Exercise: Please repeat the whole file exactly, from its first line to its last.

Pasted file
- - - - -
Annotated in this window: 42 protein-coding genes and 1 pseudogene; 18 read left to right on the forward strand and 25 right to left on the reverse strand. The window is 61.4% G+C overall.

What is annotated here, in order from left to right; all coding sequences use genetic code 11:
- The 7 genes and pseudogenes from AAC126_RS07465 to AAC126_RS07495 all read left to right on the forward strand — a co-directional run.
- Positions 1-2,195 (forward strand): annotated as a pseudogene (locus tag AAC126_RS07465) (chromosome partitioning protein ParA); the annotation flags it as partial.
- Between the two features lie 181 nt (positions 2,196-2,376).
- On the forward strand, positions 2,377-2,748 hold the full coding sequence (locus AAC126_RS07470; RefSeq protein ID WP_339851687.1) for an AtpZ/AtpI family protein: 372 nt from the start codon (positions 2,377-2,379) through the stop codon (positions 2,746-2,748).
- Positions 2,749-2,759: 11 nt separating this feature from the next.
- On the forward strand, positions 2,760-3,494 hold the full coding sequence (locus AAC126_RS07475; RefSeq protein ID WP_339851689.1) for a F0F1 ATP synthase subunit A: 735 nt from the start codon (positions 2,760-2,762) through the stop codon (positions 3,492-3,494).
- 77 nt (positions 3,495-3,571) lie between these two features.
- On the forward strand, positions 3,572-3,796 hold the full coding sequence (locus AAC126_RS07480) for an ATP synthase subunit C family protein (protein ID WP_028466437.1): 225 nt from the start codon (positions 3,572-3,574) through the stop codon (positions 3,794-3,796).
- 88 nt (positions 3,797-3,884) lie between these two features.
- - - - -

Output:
Annotated in this window: 42 protein-coding genes and 1 pseudogene; 18 read left to right on the forward strand and 25 right to left on the reverse strand. The window is 61.4% G+C overall.

What is annotated here, in order from left to right; all coding sequences use genetic code 11:
- The 7 genes and pseudogenes from AAC126_RS07465 to AAC126_RS07495 all read left to right on the forward strand — a co-directional run.
- Positions 1-2,195 (forward strand): annotated as a pseudogene (locus tag AAC126_RS07465) (chromosome partitioning protein ParA); the annotation flags it as partial.
- Between the two features lie 181 nt (positions 2,196-2,376).
- On the forward strand, positions 2,377-2,748 hold the full coding sequence (locus AAC126_RS07470; RefSeq protein ID WP_339851687.1) for an AtpZ/AtpI family protein: 372 nt from the start codon (positions 2,377-2,379) through the stop codon (positions 2,746-2,748).
- Positions 2,749-2,759: 11 nt separating this feature from the next.
- On the forward strand, positions 2,760-3,494 hold the full coding sequence (locus AAC126_RS07475; RefSeq protein ID WP_339851689.1) for a F0F1 ATP synthase subunit A: 735 nt from the start codon (positions 2,760-2,762) through the stop codon (positions 3,492-3,494).
- 77 nt (positions 3,495-3,571) lie between these two features.
- On the forward strand, positions 3,572-3,796 hold the full coding sequence (locus AAC126_RS07480) for an ATP synthase subunit C family protein (protein ID WP_028466437.1): 225 nt from the start codon (positions 3,572-3,574) through the stop codon (positions 3,794-3,796).
- 88 nt (positions 3,797-3,884) lie between these two features.